Is fire-walking a supernatural phenomenon?


Do these people have spiritual powers? Is it the power of their mind? Or, is it a trick?

Oh, those amazing feats!

Signs, wonder and miracles… what the world of supernatural claims is made of. But some would-be skeptics still sound the old empiricist maxim, “seeing is believing.” In other words, they demand experience. And, experience is powerful and persuasive.

But, contrary to this stock empiricist slogan, more fundamental to the human psyche is the maxim, “believing is seeing.” As more and more people study the effects that our beliefs have on how we perceive our experiences, they are forced to acknowledge that quite often we “see” what we expect to see—that is, we see what we believe.

Experiences are tricky things. They often come without interpretations—we supply those ourselves, or we allow others to supply them for us. "Why did that happen?" "What does it mean?" These questions manifest our desire for immediate understanding, and significant meaning. But if we are not careful, we may be led in very dangerous directions.

So, let's examine the wondrous feat of fire-walking. Is it as amazing as some would have us believe? Is it a supernatural or spiritual phenomenon? Is it the power of the mind?

The popular human potential speaker Anthony Robbins says you have it, that latent mental power. He even claims that you can awaken this “giant within” by developing your mental energies through such amazing acts as walking barefoot across a bed of hot coals. So, at his conferences, the conferees line-up to try their hands—or rather their feet, as the case may be—at fire-walking. Tony claims that if you focus your inherent mental powers, you will be enabled to trek the bed of hot coals without burn or blister.

And what could be more wondrous?

Well, perhaps a lesson in physics. Seriously.

Imagine. The scene is set. The temperature gauge rises to blistering-hot temperatures. The conferees are focusing their mental energies intently. Some are nevertheless nervous; others are quietly confident. But… off they go, traversing the bed of hot coals in their bare feet. And in a moment's flash, it's all over. They did it! Look Ma, no burns, no blisters… and no wonder, either.

Certainly, the coals are very hot indeed, there is no debating that. But the questions begin to arise when we find out that coals don't conduce heat very quickly. What I mean is that a bed of hot coals may be blisteringly hot, according to the temperature gauge; but unlike other substances that could be just as hot, coals don't quickly transfer their heat. So if you hurriedly scoot your feet across those coals (no standing around, of course), you won't get burned. And no wonder…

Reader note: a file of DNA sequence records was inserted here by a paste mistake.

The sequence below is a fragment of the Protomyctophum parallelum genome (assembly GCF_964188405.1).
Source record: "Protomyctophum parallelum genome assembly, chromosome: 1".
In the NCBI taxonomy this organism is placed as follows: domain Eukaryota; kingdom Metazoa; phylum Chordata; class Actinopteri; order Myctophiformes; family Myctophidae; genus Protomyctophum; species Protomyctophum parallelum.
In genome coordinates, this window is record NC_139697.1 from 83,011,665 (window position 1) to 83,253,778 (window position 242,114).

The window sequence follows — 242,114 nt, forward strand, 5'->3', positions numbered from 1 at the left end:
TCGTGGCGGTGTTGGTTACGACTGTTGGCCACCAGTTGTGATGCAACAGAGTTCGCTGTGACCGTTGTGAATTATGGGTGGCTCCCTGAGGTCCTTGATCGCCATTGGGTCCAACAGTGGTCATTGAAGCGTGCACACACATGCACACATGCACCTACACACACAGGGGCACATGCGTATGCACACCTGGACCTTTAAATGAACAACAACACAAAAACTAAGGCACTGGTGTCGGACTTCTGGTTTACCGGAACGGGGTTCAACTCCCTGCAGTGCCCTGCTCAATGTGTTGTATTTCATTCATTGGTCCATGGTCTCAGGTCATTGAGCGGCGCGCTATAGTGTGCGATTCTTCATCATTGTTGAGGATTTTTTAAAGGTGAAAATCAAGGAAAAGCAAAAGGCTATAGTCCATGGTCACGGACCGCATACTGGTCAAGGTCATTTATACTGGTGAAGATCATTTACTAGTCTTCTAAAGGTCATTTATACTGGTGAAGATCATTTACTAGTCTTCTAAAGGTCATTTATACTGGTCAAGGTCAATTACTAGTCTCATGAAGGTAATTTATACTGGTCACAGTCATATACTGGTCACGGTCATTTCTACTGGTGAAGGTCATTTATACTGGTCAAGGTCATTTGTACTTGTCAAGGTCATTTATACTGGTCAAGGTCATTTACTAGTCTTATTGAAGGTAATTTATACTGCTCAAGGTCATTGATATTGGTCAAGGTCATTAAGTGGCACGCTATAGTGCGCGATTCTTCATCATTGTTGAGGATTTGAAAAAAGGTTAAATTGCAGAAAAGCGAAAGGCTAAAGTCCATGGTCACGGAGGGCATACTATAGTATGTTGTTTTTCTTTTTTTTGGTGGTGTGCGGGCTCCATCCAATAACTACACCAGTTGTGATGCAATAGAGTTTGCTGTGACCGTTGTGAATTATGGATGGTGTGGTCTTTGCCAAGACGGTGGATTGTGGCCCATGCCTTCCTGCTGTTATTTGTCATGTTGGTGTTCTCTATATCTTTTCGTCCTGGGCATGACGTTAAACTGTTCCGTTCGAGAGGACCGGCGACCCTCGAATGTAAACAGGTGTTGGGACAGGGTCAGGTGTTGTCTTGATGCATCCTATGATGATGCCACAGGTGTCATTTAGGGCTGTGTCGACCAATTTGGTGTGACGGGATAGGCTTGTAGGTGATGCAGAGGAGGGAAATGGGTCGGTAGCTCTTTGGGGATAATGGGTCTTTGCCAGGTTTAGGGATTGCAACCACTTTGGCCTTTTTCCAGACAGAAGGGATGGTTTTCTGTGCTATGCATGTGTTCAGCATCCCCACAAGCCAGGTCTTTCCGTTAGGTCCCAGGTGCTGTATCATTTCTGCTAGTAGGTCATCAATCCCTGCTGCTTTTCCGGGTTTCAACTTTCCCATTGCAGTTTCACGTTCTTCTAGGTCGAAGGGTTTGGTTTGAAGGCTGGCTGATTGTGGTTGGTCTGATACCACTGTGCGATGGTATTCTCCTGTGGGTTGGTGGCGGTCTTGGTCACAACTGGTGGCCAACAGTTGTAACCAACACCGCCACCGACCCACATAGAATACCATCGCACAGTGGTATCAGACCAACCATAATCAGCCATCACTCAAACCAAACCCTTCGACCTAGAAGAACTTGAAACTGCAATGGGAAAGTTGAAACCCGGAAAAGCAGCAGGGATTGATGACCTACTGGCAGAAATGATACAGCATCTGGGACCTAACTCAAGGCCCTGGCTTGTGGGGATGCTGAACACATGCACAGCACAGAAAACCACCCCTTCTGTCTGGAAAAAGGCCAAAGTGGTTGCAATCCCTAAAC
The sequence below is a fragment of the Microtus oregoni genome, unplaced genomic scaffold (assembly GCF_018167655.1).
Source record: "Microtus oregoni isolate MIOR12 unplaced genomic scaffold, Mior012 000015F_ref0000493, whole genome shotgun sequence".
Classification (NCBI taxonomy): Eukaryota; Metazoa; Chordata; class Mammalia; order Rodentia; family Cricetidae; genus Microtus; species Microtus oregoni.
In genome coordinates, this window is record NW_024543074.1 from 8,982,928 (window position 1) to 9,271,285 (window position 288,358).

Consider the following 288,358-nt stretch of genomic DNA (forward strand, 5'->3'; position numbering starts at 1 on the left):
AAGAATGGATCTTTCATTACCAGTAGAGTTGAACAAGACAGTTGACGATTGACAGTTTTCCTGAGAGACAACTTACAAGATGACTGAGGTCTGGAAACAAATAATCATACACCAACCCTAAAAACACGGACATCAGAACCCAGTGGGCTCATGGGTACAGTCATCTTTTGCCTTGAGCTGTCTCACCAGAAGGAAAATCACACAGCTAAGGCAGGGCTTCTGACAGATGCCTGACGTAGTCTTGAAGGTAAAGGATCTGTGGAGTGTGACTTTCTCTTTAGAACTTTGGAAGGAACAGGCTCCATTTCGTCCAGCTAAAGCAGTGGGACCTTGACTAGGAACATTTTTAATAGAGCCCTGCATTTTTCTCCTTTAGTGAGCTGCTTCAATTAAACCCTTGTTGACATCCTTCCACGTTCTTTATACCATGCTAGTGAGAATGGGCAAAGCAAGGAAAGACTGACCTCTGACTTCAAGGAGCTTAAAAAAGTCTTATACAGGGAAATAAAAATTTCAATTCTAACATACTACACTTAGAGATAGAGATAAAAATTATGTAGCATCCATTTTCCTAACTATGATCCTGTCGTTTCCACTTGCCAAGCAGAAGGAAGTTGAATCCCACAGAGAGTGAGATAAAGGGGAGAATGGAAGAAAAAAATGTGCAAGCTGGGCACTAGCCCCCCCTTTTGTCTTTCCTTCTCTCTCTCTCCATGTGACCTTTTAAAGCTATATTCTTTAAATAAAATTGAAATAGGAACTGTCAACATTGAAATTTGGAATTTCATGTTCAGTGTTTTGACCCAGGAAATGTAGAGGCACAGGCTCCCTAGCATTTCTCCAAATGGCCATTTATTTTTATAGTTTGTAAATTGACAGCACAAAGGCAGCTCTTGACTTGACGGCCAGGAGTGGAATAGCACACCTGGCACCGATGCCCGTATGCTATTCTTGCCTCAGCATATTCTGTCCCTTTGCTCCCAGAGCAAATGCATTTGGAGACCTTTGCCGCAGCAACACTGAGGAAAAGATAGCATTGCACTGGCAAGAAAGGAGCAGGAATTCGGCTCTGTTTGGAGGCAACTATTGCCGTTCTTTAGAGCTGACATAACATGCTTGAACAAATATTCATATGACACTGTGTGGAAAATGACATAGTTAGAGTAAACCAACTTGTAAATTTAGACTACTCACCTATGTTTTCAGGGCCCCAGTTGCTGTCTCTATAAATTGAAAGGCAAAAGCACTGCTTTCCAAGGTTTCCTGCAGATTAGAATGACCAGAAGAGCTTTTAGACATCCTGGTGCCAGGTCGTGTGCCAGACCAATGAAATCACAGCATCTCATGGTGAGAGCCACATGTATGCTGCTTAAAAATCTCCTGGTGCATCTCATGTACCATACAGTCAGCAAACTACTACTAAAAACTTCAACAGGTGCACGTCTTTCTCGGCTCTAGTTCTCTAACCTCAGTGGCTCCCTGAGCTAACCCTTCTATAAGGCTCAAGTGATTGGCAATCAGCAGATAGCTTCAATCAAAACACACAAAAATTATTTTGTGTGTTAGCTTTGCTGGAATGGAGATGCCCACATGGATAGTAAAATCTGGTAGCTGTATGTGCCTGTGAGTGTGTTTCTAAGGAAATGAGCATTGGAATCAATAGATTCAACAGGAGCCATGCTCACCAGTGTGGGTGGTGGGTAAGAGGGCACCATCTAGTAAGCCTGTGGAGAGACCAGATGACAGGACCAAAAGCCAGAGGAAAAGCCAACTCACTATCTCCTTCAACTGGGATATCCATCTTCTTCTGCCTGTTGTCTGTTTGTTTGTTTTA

Now, think about your oven. Let's say you want to bake some cookies. You pre-heat the oven to around 375. After the oven is pre-heated, you can stick your hand into the oven for a few moments. But the air in that oven is about 375 ! So, why don't you get burned? Simply because air (like coals) is not a good conductor of heat. But, what if you were to touch the heating element (assuming you have an electric oven)? Maybe you know what would happen. Maybe you have touched it before, by accident, I hope. Or maybe you have simply touched one of the oven racks. Without a hot-pad, we are at the mercy of searing-hot metal. And wow, what a burn.

But where is all this leading us? Patience, patience. We'll get to the punch line soon enough. Just focus your mental energies a little longer.

So, I claim that hot coals are not as dangerous as one might think at first blush. I have also claimed that when compared to a 375 degree heating element, hot coals are not so hot (at least not at first touch, and especially not if they have a layer of ash on top of them and your feet are sweaty). So, where's my proof? I have no statistics for you. No pictures. No video. But I do recommend that you not try this at home!

All I ask is this. For those who think that fire-walking is such a great feat, line up a row of skillets set to about 375, and scoot those amazing tootsies across as fast as you can. But remember… the skillets better have a non-stick surface! But, then again, don't forget my previous plea: Please don't try this at home!

Spiritual powers, supernatural phenomena… certainly, they exist; but the common feat of fire-walking is not in that category. Rather, those who claim that fire-walking is a supernatural feat are peddling the merely mysterious as magnificently wondrous. But these people are simply deceivers (and they make a lot of money at it too!).

The power of the mind indeed… to see what we believe. Or, rather, to be deceived by what we believe.

Until next time, don't be taken captive through fine sounding argument and empty deceit (Colossians 2:8). And may our great and gracious heavenly Father richly bless you as you seek to bring every thought captive to the obedience of Christ Jesus our Lord (2 Corinthians 10:5).

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Author: Kevin Bywater of Summit Ministries

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